On that basis, Coulson J went on to determine the points of law submitted to him. The answers, and the reasoning, are probably only of interest to construction specialists, and are perhaps worthy of a separate article. But, for the record, the Secretary of State won. Coulson J reasoned that that interpretation gave effect to all parts of the contract, there was no necessary time limit to the adjustment of the target cost, and there was no provision in the contract entitling the contractor to rely on any alternative means of calculating the final price.

Sleeping giants: a wider use for Section 45?

So far, Section 45 has been rather neglected by arbitration practitioners, as compared with its more popular cousin Section 44, which allows parties to obtain orders for preservation or taking of evidence, or even interim injunctions to support the arbitration. We can only speculate as to the reasons for this neglect, but it seems to us to be linked to the staffing of arbitral tribunals. One traditional conception of arbitration was as a means of having disputes resolved not by judges or lawyers, but by individuals with technical expertise or industry experience that could be relied on to arrive at a technically correct or commercially fair solution. That is still a common practice in certain sectors such as commodities (FOSFA springs to mind). In such a case, where the law is only one element in the overall assessment of the dispute, there is obvious value to the procedure: in the words of one old case, it allows the parties to “nip down the road to pick the brains of one of Her Majesty’s judges and, thus enlightened, resume the arbitration.” But when, as now, the vast majority of tribunals are staffed by eminent lawyers, there is less need to have recourse to such a procedure and indeed parties might not wish to offend their tribunal by suggesting it is not able to come to the right answer.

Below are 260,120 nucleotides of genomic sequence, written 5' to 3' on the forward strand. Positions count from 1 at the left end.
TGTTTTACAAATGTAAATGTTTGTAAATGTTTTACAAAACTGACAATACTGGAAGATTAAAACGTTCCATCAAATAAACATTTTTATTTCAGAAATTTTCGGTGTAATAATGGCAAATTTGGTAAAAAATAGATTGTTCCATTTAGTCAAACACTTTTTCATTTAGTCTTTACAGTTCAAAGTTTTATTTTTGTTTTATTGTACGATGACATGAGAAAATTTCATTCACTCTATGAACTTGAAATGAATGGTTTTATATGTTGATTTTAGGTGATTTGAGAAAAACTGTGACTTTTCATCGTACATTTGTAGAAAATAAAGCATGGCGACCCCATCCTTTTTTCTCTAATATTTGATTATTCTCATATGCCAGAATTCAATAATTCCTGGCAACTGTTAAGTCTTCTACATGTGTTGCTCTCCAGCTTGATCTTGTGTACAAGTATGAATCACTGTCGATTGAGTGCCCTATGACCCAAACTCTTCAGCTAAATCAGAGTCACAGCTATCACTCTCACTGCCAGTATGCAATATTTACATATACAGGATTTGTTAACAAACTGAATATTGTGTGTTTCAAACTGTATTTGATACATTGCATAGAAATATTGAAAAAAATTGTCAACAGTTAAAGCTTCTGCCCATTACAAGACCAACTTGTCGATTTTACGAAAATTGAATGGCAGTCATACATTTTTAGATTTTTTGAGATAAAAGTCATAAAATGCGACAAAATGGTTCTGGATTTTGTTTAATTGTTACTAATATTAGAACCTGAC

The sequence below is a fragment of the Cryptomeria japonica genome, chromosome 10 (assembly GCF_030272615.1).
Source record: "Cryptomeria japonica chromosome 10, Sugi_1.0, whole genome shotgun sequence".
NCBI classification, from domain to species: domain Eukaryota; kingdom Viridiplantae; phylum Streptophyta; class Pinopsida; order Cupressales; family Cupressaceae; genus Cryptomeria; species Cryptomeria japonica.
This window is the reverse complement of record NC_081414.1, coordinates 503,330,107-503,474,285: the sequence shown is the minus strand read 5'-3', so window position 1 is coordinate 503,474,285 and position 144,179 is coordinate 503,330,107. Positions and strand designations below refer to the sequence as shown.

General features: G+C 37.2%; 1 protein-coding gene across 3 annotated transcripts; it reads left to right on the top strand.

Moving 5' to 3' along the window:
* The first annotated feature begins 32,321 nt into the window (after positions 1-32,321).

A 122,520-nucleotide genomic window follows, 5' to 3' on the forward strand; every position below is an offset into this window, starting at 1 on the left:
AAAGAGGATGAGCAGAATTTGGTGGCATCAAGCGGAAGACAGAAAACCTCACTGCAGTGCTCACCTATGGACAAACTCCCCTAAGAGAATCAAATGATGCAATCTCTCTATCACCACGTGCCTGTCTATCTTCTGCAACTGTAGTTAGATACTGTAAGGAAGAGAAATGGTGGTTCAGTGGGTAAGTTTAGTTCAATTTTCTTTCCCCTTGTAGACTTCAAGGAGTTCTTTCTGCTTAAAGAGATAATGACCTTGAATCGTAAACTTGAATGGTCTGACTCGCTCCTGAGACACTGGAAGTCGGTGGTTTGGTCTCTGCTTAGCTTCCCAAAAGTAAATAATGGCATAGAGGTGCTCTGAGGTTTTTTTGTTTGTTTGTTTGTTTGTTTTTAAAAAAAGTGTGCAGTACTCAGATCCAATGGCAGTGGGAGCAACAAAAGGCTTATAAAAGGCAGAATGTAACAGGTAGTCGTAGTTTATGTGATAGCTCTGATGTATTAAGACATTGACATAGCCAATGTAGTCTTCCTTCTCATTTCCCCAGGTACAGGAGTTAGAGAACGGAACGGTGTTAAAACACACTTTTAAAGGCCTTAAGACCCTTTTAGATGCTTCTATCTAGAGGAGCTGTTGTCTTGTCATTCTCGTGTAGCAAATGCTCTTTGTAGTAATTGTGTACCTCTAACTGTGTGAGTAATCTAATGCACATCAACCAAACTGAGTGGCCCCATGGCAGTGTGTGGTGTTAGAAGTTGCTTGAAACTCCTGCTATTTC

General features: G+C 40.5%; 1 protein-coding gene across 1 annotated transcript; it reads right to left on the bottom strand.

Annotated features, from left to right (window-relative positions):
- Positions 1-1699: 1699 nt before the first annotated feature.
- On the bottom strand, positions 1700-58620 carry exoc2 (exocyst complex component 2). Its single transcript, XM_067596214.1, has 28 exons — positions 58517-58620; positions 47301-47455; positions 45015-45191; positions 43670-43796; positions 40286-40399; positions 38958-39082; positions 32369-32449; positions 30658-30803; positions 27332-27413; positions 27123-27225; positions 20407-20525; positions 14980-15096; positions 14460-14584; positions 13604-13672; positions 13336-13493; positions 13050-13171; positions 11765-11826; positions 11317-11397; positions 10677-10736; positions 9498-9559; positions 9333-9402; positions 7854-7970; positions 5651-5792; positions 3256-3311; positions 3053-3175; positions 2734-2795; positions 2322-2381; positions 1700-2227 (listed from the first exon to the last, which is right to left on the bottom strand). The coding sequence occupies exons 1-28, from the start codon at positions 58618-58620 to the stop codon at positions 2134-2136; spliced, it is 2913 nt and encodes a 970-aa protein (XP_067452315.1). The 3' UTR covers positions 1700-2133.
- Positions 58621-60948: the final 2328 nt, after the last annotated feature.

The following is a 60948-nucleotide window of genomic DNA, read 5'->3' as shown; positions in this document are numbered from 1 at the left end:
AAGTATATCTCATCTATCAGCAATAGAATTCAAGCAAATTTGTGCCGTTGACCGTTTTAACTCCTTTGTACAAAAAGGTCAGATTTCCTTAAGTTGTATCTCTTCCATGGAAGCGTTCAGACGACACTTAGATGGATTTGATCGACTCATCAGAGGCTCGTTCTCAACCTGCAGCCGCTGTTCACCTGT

In our view, however, the Section 45 procedure can be of value whatever the composition of the tribunal. The fact is that Her Majesty’s judges often do not charge as much as the top commercial arbitrators and often do not take so long to resolve straightforward points of contract law. In addition, the Act expressly allows the tribunal to carry on with the arbitration while the court application is underway, which permits a “twin-track” approach to make progress on both the legal and factual issues. As the TES case shows, Section 45 can if used in the right way be a tool for saving costs without adding extra delay to the case. For that reason alone, it is an unjustly neglected rule which merits a wider audience.

The more tactically-minded among that audience may also wish to ponder on a potentially wider use of the Section. Some of the old cases suggest it can be used not just for “pure” points of law but also for questions as to the tribunal’s jurisdiction, or his conduct of the proceedings. That worked in the case of The Vasso, but that was a shipping case from 1983, and under the equivalent provision in the old Arbitration Act. While the text of the relevant provision has not substantially changed since then, the prevailing ethos as to the role of courts in the arbitral process has changed somewhat. So a modern judge may be more reluctant to pronounce on such matters for fear of interfering with the arbitral process.